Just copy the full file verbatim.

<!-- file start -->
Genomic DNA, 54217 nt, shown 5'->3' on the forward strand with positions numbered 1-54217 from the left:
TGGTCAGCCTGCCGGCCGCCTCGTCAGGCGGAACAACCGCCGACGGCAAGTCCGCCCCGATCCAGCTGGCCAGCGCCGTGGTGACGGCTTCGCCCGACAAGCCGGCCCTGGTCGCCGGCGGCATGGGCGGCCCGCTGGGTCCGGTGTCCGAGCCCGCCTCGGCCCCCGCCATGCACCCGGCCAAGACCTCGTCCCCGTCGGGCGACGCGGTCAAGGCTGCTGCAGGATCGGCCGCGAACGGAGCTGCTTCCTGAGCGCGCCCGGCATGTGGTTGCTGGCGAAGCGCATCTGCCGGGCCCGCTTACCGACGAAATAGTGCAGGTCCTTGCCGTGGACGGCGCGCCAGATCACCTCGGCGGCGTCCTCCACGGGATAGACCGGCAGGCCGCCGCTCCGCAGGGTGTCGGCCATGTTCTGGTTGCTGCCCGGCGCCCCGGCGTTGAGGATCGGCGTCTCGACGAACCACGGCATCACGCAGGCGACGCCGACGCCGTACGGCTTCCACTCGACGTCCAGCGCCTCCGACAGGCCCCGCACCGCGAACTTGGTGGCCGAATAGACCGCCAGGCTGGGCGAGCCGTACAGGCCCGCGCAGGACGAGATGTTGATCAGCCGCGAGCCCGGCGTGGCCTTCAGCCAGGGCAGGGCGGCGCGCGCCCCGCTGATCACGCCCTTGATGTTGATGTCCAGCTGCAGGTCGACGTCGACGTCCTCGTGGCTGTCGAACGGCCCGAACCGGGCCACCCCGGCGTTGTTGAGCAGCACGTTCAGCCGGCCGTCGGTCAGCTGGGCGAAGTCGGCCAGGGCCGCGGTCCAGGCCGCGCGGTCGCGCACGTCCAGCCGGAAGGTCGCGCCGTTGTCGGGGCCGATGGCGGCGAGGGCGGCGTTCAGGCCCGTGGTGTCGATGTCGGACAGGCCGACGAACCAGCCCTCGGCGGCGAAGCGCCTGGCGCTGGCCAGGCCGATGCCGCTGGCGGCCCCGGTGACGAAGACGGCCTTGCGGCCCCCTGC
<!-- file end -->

Genomic DNA, 54217 nt, shown 5'->3' on the forward strand with positions numbered 1-54217 from the left:
TGGTCAGCCTGCCGGCCGCCTCGTCAGGCGGAACAACCGCCGACGGCAAGTCCGCCCCGATCCAGCTGGCCAGCGCCGTGGTGACGGCTTCGCCCGACAAGCCGGCCCTGGTCGCCGGCGGCATGGGCGGCCCGCTGGGTCCGGTGTCCGAGCCCGCCTCGGCCCCCGCCATGCACCCGGCCAAGACCTCGTCCCCGTCGGGCGACGCGGTCAAGGCTGCTGCAGGATCGGCCGCGAACGGAGCTGCTTCCTGAGCGCGCCCGGCATGTGGTTGCTGGCGAAGCGCATCTGCCGGGCCCGCTTACCGACGAAATAGTGCAGGTCCTTGCCGTGGACGGCGCGCCAGATCACCTCGGCGGCGTCCTCCACGGGATAGACCGGCAGGCCGCCGCTCCGCAGGGTGTCGGCCATGTTCTGGTTGCTGCCCGGCGCCCCGGCGTTGAGGATCGGCGTCTCGACGAACCACGGCATCACGCAGGCGACGCCGACGCCGTACGGCTTCCACTCGACGTCCAGCGCCTCCGACAGGCCCCGCACCGCGAACTTGGTGGCCGAATAGACCGCCAGGCTGGGCGAGCCGTACAGGCCCGCGCAGGACGAGATGTTGATCAGCCGCGAGCCCGGCGTGGCCTTCAGCCAGGGCAGGGCGGCGCGCGCCCCGCTGATCACGCCCTTGATGTTGATGTCCAGCTGCAGGTCGACGTCGACGTCCTCGTGGCTGTCGAACGGCCCGAACCGGGCCACCCCGGCGTTGTTGAGCAGCACGTTCAGCCGGCCGTCGGTCAGCTGGGCGAAGTCGGCCAGGGCCGCGGTCCAGGCCGCGCGGTCGCGCACGTCCAGCCGGAAGGTCGCGCCGTTGTCGGGGCCGATGGCGGCGAGGGCGGCGTTCAGGCCCGTGGTGTCGATGTCGGACAGGCCGACGAACCAGCCCTCGGCGGCGAAGCGCCTGGCGCTGGCCAGGCCGATGCCGCTGGCGGCCCCGGTGACGAAGACGGCCTTGCGGCCCCCTGC